Minneapolis school's gains prompt tweaks in district strategies

  • Article by: Steve Brandt , Star Tribune
  • Updated: December 30, 2013 - 9:28 AM

Minneapolis school’s gains credited to team teaching prompts tweaks in district strategies.

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whompemokDec. 29, 1310:29 PM

Sounds really expensive

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comment229Dec. 30, 13 4:48 AM

You can talk about mandates, money, strategies, gimmicky programs, and teaching until the cows come home, but the bottom line in education in Minnesota, the USA, and the world, is that you can lead a horse to water but you cannot make him drink..... Now, when you get that problem fixed, let's talk.

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comment229Dec. 30, 13 4:51 AM

PS... I am going to scream if I hear the phrase, "All kids want to learn....." No they don't. They want a pass in life and for someone to give them everything they need forever.

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jsmithxcDec. 30, 13 5:14 AM

One of the most successful strategies to use in education is to build an environment of teacher collaboration. It works well on so many levels but it does require common planning time and different way of scheduling teacher and student time. Does it cost more - some no doubt. Is a strategy that works but is more expensive really cost more than a strategy that is less expensive but does not work? Looks like great work happening at this school.

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texas_technomanDec. 30, 13 5:46 AM

Not "really expensive", starting teacher salary / average teacher salary in Mn is 24th in the nation. My dad used to say "you get what you pay for".

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turgidDec. 30, 13 8:11 AM

@comment229 - I would love one of those free passes in life. Let me know if you find an extra one.

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jpcooperDec. 30, 13 8:28 AM

texas_technomanDec "Not "really expensive", starting teacher salary / average teacher salary in Mn is 24th in the nation. My dad used to say "you get what you pay for".

We are not talking about Minnesota, we are talking about the Minneapolis School District, where their current budget is $23K per pupil, Yes, 3 FT+ Benefit teachers in a 5th grade class is expensive!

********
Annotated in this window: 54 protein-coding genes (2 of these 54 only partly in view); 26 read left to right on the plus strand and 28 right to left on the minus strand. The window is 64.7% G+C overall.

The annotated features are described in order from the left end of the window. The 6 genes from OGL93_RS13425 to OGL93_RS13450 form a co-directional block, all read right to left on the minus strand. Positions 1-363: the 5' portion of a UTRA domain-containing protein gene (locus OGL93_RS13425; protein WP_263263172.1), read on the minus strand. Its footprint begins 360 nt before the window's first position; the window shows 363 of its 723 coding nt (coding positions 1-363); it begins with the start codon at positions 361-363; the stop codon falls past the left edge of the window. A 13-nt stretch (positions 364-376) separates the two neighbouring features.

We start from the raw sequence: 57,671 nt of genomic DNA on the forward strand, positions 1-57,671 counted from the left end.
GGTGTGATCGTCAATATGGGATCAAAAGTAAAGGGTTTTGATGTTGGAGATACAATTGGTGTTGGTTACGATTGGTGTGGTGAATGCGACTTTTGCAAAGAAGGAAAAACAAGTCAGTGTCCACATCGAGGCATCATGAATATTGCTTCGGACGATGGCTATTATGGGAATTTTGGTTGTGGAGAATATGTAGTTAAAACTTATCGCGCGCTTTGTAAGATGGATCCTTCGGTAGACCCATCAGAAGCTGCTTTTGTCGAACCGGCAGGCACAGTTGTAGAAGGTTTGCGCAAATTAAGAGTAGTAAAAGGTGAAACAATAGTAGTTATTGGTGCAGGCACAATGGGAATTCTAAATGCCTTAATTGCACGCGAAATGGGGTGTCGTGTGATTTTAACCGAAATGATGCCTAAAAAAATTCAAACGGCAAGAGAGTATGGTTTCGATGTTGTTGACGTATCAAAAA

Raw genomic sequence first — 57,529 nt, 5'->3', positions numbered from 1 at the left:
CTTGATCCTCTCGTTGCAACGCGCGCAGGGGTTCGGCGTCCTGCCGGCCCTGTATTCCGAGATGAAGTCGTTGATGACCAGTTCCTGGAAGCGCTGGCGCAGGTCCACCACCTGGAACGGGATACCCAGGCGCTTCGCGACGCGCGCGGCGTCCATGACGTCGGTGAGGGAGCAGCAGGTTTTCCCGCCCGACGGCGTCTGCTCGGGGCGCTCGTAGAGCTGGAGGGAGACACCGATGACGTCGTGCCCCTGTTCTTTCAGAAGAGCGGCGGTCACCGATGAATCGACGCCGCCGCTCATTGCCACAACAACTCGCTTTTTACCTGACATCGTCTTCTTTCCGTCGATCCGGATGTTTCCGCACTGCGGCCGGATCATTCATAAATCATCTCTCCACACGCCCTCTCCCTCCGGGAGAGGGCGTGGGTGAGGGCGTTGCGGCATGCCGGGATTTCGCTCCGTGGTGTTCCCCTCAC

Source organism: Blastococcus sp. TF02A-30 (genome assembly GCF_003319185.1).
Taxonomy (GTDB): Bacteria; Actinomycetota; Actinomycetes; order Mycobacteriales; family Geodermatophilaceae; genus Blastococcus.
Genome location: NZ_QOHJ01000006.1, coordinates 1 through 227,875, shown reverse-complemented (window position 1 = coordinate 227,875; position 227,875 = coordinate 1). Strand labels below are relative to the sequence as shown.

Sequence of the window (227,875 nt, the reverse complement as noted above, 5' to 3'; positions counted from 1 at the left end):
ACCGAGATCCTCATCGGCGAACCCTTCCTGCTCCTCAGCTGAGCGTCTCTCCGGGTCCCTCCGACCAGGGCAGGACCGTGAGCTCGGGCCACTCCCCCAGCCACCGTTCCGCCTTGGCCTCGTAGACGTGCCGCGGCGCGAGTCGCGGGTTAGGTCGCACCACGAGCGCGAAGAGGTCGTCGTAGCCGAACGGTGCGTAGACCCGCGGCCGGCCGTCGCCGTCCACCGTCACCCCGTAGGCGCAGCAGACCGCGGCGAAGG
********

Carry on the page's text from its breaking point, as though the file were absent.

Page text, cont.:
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swmnguyDec. 30, 13 8:37 AM

It doesn't matter how you do it, but you have to have a low students to teachers ratio. My son has been able to learn and do well in classrooms of 30-40 kids, but my daughter is slightly dyslexic (not enough to get any special services) and has struggled until she has gotten a little bit of well-focused individual help. It's hard to get that help in a classroom of 35 kids and 1 teacher, especially when 3 of the kids should be in an EBD program and my daughter is well-behaved.

Team Teaching is a fine way to do things. So is 1 teacher in a classroom with 15 or fewer kids. Any way the teachers can get to know the kids, collaborate with each other so every teacher a kid sees knows what's going on with the kid in every school situation.

Cost? If you think education is expensive, wait 'til you see the costs of ignorance.

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comment229Dec. 30, 13 9:16 AM

turgid: All you have to do is look at all the people who refuse to work in this world. You can pick your own road to staying home and blame it on someone else... I worked two jobs for most of my life... and have seen kids who refuse to take advantage of a free education in this country and wonder why. Then I see people on unemployment forever, SS disability, and that ever popular welfare cycle that has become a lifestyle. What can the schools do about that? Just about nothing; it is societal; it is cultural; it is disgusting.

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mmp14yrDec. 30, 1310:01 AM

It's not really more expensive than the more traditional method of pulling small groups of students. This s just a more productive way of structuring staff schedules and a method of teaching that allows for collaboration.

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